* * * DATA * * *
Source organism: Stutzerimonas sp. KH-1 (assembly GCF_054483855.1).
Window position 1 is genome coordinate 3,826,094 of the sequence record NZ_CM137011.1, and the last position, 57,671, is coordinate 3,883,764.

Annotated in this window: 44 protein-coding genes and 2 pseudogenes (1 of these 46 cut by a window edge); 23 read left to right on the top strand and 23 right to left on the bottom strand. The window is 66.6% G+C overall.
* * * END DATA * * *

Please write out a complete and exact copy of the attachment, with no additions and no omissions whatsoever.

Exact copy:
Source organism: Stutzerimonas sp. KH-1 (assembly GCF_054483855.1).
Window position 1 is genome coordinate 3,826,094 of the sequence record NZ_CM137011.1, and the last position, 57,671, is coordinate 3,883,764.

Annotated in this window: 44 protein-coding genes and 2 pseudogenes (1 of these 46 cut by a window edge); 23 read left to right on the top strand and 23 right to left on the bottom strand. The window is 66.6% G+C overall.